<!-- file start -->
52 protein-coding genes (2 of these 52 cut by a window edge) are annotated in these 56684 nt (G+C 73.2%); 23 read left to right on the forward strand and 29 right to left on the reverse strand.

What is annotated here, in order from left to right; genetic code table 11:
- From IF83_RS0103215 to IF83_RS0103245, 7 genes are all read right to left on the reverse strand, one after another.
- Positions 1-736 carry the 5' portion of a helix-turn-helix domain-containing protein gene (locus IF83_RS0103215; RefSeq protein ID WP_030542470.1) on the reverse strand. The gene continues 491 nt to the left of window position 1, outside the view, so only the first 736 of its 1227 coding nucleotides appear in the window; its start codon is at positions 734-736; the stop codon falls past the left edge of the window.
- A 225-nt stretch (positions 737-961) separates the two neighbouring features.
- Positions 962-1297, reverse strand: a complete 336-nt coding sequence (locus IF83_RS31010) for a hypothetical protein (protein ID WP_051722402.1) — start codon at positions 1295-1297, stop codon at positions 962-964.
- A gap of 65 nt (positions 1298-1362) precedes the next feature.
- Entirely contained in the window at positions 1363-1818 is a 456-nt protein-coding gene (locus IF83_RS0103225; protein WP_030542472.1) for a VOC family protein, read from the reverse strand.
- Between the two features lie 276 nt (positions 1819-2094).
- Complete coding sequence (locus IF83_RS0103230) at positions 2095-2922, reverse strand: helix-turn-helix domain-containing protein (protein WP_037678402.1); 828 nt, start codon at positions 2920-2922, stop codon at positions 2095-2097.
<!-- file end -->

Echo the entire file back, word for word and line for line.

52 protein-coding genes (2 of these 52 cut by a window edge) are annotated in these 56684 nt (G+C 73.2%); 23 read left to right on the forward strand and 29 right to left on the reverse strand.

What is annotated here, in order from left to right; genetic code table 11:
- From IF83_RS0103215 to IF83_RS0103245, 7 genes are all read right to left on the reverse strand, one after another.
- Positions 1-736 carry the 5' portion of a helix-turn-helix domain-containing protein gene (locus IF83_RS0103215; RefSeq protein ID WP_030542470.1) on the reverse strand. The gene continues 491 nt to the left of window position 1, outside the view, so only the first 736 of its 1227 coding nucleotides appear in the window; its start codon is at positions 734-736; the stop codon falls past the left edge of the window.
- A 225-nt stretch (positions 737-961) separates the two neighbouring features.
- Positions 962-1297, reverse strand: a complete 336-nt coding sequence (locus IF83_RS31010) for a hypothetical protein (protein ID WP_051722402.1) — start codon at positions 1295-1297, stop codon at positions 962-964.
- A gap of 65 nt (positions 1298-1362) precedes the next feature.
- Entirely contained in the window at positions 1363-1818 is a 456-nt protein-coding gene (locus IF83_RS0103225; protein WP_030542472.1) for a VOC family protein, read from the reverse strand.
- Between the two features lie 276 nt (positions 1819-2094).
- Complete coding sequence (locus IF83_RS0103230) at positions 2095-2922, reverse strand: helix-turn-helix domain-containing protein (protein WP_037678402.1); 828 nt, start codon at positions 2920-2922, stop codon at positions 2095-2097.